Daily Archives: January 28, 2015

Jeff Bezos and Amazon: Making Authors Dreams Come True

I enjoyed this post by Children’s Author Sue Shanahan so much that I wanted to reblog it.

Commonplace Grace

Reading By Lake
It’s become popular these days to badmouth Amazon, but I happen to love Amazon and their CEO, Jeff Bezos, in particular. They are what made it possible for me, a 59-year-old author/illustrator, to share her books with the world. After my children’s picture book apps found an audience, I longed to see them in print. I submitted them to countless publishers and agents and most times never even received a rejection letter. Self-publishing was the only avenue left to get my stories into kids’ hands. Upon discovering the astronomical costs of that, my dream seemed doomed.
Choose yourself!  James Altucher
I thought having my apps made into books was hopeless until I heard an interview with author Hugh Howey. I learned that after being unable to find a publisher, he self-published his best seller, Wool, through Amazon. He explained that Amazon has partnered with print-on-demand company, CreateSpace…

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My Quest to See All of This Year’s Oscar Nominated Movies

I’ve been talking a lot about movies lately.  You might as well start calling this blog “Movieshelf Battle.”  But what can I say?  I do love books.  But I also have movies.  And whether it is in a book or on the screen, a story is a story.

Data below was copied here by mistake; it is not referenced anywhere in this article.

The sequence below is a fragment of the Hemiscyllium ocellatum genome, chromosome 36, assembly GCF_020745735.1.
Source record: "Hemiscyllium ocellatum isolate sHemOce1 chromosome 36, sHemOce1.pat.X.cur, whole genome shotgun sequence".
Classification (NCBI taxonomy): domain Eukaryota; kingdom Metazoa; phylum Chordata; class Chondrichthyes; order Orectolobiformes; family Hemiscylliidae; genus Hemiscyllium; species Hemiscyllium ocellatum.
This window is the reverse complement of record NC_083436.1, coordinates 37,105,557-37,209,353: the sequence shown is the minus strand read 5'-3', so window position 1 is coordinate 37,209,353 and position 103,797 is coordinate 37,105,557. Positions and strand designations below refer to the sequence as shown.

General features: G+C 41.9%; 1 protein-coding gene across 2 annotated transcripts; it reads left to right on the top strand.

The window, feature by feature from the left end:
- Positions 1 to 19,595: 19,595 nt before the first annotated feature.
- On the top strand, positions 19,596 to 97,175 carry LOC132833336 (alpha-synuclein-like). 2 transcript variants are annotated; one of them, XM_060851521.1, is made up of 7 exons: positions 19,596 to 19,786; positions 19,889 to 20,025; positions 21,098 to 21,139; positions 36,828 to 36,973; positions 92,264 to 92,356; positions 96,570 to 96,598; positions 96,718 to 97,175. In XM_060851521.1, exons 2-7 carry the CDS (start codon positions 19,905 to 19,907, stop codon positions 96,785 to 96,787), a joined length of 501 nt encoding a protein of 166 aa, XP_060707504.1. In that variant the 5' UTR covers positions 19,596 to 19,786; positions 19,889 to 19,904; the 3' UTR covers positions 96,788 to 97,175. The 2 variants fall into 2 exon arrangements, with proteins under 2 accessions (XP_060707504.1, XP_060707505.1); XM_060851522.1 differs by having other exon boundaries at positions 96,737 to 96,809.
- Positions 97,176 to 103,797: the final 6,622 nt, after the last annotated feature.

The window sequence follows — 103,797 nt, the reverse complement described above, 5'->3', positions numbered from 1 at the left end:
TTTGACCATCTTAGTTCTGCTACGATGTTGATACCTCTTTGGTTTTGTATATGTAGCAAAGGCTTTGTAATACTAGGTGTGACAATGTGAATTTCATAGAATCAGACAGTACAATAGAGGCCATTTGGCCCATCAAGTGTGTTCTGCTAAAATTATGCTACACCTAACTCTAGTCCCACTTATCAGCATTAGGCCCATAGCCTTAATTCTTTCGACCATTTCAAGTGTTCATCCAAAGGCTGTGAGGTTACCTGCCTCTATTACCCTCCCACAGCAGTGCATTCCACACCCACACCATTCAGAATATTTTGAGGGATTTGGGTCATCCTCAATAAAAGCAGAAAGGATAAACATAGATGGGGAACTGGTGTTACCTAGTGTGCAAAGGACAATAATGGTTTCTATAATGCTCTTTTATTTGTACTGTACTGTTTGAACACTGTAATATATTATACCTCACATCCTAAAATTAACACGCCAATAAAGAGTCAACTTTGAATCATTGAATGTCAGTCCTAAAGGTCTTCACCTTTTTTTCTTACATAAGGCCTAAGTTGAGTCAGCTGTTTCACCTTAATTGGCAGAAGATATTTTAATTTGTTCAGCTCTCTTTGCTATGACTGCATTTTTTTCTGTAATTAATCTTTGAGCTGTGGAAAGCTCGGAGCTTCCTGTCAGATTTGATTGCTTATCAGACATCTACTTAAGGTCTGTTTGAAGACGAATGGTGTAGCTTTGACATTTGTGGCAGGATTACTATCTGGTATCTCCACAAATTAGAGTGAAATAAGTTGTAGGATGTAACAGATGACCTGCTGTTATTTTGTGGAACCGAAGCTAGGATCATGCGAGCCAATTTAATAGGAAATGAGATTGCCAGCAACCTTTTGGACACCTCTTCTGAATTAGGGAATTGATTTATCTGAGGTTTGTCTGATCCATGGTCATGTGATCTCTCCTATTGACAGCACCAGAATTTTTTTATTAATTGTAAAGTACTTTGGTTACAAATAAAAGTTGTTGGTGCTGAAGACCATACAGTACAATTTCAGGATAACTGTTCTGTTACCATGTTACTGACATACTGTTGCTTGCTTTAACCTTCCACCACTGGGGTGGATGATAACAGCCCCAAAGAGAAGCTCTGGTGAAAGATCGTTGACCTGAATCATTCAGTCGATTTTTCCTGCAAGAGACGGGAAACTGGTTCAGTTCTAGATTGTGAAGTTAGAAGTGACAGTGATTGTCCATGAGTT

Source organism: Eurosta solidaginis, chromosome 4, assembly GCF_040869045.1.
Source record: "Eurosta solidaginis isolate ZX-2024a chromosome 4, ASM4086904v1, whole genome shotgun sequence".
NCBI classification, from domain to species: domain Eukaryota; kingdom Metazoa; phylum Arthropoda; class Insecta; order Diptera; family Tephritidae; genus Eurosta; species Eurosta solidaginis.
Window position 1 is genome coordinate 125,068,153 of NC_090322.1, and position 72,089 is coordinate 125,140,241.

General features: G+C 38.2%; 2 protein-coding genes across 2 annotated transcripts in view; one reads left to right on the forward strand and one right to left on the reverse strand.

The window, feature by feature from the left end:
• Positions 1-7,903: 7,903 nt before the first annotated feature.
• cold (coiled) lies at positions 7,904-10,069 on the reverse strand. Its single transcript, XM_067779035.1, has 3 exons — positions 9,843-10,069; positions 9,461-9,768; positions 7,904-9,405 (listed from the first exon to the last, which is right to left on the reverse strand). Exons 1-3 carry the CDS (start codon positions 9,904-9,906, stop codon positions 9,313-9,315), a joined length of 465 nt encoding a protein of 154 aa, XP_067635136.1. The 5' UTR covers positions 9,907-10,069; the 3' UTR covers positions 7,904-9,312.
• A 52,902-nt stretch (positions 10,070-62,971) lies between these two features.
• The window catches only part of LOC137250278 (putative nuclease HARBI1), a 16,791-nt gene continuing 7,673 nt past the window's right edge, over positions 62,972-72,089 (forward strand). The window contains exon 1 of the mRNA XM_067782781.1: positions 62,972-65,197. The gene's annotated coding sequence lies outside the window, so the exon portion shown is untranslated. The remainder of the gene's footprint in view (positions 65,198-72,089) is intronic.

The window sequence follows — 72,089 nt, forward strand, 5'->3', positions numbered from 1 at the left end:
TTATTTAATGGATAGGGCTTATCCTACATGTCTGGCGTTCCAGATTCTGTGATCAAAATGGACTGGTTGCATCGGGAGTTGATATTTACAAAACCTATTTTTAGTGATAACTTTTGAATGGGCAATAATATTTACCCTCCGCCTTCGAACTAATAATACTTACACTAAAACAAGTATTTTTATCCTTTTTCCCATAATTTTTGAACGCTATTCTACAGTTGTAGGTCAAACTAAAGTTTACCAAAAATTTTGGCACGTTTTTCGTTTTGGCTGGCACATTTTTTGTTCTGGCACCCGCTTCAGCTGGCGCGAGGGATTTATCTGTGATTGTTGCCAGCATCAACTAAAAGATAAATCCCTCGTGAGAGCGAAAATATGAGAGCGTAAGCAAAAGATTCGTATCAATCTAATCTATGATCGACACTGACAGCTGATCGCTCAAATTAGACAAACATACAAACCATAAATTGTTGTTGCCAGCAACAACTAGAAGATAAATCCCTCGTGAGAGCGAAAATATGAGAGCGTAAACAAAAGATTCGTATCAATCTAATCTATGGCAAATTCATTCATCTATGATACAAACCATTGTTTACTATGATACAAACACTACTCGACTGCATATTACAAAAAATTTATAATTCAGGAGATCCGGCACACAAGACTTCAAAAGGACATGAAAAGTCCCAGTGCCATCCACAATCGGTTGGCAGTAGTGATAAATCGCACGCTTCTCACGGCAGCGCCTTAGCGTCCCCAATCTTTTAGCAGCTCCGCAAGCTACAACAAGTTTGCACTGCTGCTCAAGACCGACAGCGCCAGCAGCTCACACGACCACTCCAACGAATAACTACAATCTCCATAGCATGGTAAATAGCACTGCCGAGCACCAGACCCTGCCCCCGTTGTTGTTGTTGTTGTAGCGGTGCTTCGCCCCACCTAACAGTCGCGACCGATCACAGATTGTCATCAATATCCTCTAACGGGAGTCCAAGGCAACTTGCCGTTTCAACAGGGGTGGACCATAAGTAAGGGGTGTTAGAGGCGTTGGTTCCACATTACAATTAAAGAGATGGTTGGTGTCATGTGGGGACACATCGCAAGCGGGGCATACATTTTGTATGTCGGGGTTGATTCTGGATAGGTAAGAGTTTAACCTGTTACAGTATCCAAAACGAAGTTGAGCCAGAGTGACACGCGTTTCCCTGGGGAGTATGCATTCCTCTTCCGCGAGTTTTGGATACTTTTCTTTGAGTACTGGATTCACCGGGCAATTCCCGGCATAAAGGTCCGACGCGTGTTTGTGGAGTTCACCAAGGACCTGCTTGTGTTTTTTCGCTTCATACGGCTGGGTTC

Here’s the list of this year’s 2015 Oscar Nominees:

American Sniper – Saw it.  Check out my review here.

Birdman (or the Unexpected Virtue of Ignorance) – Haven’t seen it.  As a former Batman, Michael Keaton plays a role he knows something about – that of an actor known for playing a superhero, and what happens to him in the film I’m not sure.  But I do love superheroes and was a fan of Keaton’s 1989 Batman, so I’ll have to check it out.

Boyhood – I’ve rented it but have yet to watch it.  People who have tell me that the story itself is pretty blah, but the idea of filming a child actor at different stages of his life (as opposed to having different kids play the character at different ages, which is what Hollywood usually does) is very unique and creative.

The Grand Budapest Hotel – Eh.  I’ve never been a huge Wes Anderson fan.  I love comedies.  Sometimes I think he might try too hard.  Other times I watch something like Hangover 3 and think that maybe Hollywood NEEDS to try harder when it comes to comedy.  It is nice to see a comedy in the best picture list though.  That rarely happens.  The late 1990’s As Good As It Gets with Jack Nicholson was the last Oscar recognized comedy that I can remember.

The Imitation Game – I have seen it!  I owe you a review!  In fact, I’m a little disappointed in myself for reviewing The Boy Next Door before The Imitation Game.

Selma – Haven’t seen it.  Been meaning to.  Looks good.  Lots of history.  Good for the historical record for this important time in U.S. history to be recorded on film.

The Theory of Everything – I’m glad Stephen Hawking got his own biopic.  He does more with a wheelchair and a keyboard than most able bodied people do all day.  Yet to see it.

Whiplash – Never seen it.  Has to something to do with a drummer who wants to learn to drum and receives help from a guy who is like some kind of drumming drill sergeant.  I’ll try to see it.

Anyway, those are the nominees.  My main complaint?  I wish they’d space these out over the year, rather than come out all at the same time.  But I suppose that’s the strategy – open them in a few theaters in December so they count as 2014 movie, then release them everywhere in January so people are talking about these movies come Oscar time.

I’m going to try my best to see and review them all before the Oscars.  Doubt I’ll make it, but let’s see what happens.  If you have reviews or comments about these movies, feel free to comment away.

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Don’t Forget to Bring a Towel…